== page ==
If you were to ask me which series of the modern Doctor Who I like the best, I’d answer “Series 4” without hesitation. The Doctor has the best companion, Donna Noble, as well as the best overall quality of episodes. The series follows the Doctor’s development when he has a companion who can stand with him on an equal footing with strong morals and perception without being subservient or love-blinded, and with the subsequent specials, shows how lost he gets when he does travel alone, exploring his struggle with his inner darkness.
However, if you change the question and ask me which series I think is the best, that award goes to Series 3. What’s the difference? Series 3 is a beautifully constructed story, from beginning to end. Almost every episode in the run contributes to a long tale of revenge and domination set up over a year and a half behind the Doctor’s back, while in the TARDIS, the Doctor and his companion are both discovering things about themselves and growing, both together and individually. Here’s a list of the episodes and how they were worked into the plot.
“The Runaway Bride”: This might seem to be a throwaway Christmas special (besides setting up the brilliant Series 4, but that was unintentional, as Donna was not intended to become a permanent companion), but it actually serves a very important purpose. At the very end of the episode, as the webstar is attacking, the tank commander says, “Mr. Saxon says fire!” This is the first mention of Mr. Saxon, the defense minister, showing that the Master was already starting his schemes during Series 2 (you don’t become defense minister overnight).
“Smith and Jones” – This episode introduces Martha, showing that she’s level-headed, perceptive, determined, and smart. Some people, me included, are upset that she falls head-over-heels in love with the Doctor within thirty minutes of meeting him, and I do wish they had postponed this character development until later, but it actually has a narrative reason; see the next episode. Mr. Saxon is also mentioned here, and demonstrates that he has a belief in aliens. This is the first episode where we see the “Vote Saxon” posters.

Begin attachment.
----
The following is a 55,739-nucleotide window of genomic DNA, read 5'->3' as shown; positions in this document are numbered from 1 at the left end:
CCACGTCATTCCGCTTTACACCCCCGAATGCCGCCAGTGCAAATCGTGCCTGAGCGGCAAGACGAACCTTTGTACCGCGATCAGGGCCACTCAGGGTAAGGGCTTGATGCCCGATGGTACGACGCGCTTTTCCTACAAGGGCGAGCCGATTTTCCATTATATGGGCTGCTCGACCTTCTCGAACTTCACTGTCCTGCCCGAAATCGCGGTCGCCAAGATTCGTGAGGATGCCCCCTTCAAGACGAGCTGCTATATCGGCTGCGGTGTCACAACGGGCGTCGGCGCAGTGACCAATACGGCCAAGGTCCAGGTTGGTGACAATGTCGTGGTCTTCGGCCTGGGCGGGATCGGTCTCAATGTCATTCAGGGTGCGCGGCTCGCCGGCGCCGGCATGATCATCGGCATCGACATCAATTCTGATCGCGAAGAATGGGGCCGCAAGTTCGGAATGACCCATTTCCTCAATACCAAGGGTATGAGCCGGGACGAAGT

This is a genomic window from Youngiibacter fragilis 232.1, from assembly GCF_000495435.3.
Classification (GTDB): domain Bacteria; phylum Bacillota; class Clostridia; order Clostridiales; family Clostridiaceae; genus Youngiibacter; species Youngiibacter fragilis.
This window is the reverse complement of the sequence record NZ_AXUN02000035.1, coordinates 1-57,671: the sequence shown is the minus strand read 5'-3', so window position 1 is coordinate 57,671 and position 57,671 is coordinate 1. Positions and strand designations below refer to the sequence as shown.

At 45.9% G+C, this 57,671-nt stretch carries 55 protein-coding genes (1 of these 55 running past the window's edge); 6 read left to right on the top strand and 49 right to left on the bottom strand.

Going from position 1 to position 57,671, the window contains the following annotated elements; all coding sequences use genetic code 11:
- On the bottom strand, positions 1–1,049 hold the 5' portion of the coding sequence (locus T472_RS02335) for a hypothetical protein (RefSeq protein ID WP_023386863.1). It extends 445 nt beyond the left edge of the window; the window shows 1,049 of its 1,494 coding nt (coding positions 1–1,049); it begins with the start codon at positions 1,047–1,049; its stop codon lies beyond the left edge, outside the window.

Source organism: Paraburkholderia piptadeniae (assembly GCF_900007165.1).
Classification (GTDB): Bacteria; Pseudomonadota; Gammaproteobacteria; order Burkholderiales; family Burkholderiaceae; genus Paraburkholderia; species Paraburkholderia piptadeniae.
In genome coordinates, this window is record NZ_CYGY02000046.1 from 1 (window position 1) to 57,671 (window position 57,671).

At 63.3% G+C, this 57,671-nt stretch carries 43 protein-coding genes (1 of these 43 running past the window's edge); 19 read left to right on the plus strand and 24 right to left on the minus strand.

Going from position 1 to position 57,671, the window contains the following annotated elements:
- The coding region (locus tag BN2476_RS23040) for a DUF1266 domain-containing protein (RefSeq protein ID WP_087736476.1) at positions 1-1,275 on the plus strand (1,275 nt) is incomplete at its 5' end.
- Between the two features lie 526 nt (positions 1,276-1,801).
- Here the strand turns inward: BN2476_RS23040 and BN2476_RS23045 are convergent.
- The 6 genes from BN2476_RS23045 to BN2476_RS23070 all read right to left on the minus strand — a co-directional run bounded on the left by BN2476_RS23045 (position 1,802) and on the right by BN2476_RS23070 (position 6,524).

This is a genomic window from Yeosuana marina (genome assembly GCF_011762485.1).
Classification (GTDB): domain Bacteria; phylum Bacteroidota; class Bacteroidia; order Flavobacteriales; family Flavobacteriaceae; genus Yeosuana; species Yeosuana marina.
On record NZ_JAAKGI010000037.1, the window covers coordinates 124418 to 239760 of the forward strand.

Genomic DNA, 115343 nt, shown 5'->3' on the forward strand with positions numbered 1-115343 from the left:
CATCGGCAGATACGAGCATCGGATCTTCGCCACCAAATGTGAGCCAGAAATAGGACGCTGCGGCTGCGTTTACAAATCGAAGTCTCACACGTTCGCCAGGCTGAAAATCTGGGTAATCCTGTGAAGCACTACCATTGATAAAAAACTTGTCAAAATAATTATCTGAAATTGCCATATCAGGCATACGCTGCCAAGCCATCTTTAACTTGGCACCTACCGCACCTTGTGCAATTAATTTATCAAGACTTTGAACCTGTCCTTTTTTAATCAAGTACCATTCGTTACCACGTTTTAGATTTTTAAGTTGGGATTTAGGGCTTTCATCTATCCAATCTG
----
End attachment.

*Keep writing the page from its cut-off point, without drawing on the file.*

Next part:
“The Shakespeare Code” – While this episode doesn’t have anything overt to do with Mr. Saxon, it establishes both Martha’s and the Doctor’s low points. In the bed scene, the Doctor is pining for Rose, lamenting that he doesn’t know what to do because she isn’t there, and this demonstrates what happens when the Doctor allows an obsessive, immature companion to lead him by the nose: he loses his purpose, his confidence, and his independence. Martha, meanwhile, responds with disappointment and anger, and she’s lost a lot of the traits she had in the previous episode, because she’s more concerned with developing a romance with the Doctor. From here, both of them develop positively.
“Gridlock” – This episode, of course, seeds the Doctor with the idea that there might be another Time Lord out there, with the Face of Boe’s “You are not alone.” There’s more to this episode, though, both addressing the idea of faith. Martha, trapped in a car in the fast lane, realizes that she’s put a lot of faith and love into a man she doesn’t know at all, and though she can’t act on that faith, being trapped, she continues to believe in him. The Doctor, on the other side, hears the hymn that the drivers are singing and realizes that while they sustain themselves with their faith, it’s also keeping them from trying to change things and improve their situation, and this spurs him to action, both to save the drivers and to heal himself from the loss of Rose, the one he was trying to rely on in the previous episode; his faith was also holding him back. He also realizes that he’s been stunting Martha by making her rely on faith in him, treating her more like a pet instead of actually relating to her on a personal level, and he begins to open up to her, as much as the Doctor ever can.
“Daleks in Manhattan”/”Evolution of the Daleks” – This is the only episode of the season in which I can’t find anything that contributes to the overall story arc, other than a brief discussion of Martha’s feelings for the Doctor between her and Tallulah.
“The Lazarus Experiment” – This is the episode where we really start to see that something is going on. Mr. Saxon is attempting to attract the attention of and trap the Doctor by funding Dr. Lazarus’ work, knowing it’s something that the Doctor will want to stop. Tish is hired by Dr. Lazarus as another bait for the Doctor, and his operatives use this to get close to Martha’s mother Francine and start to seed her with distrust and hatred for the Doctor.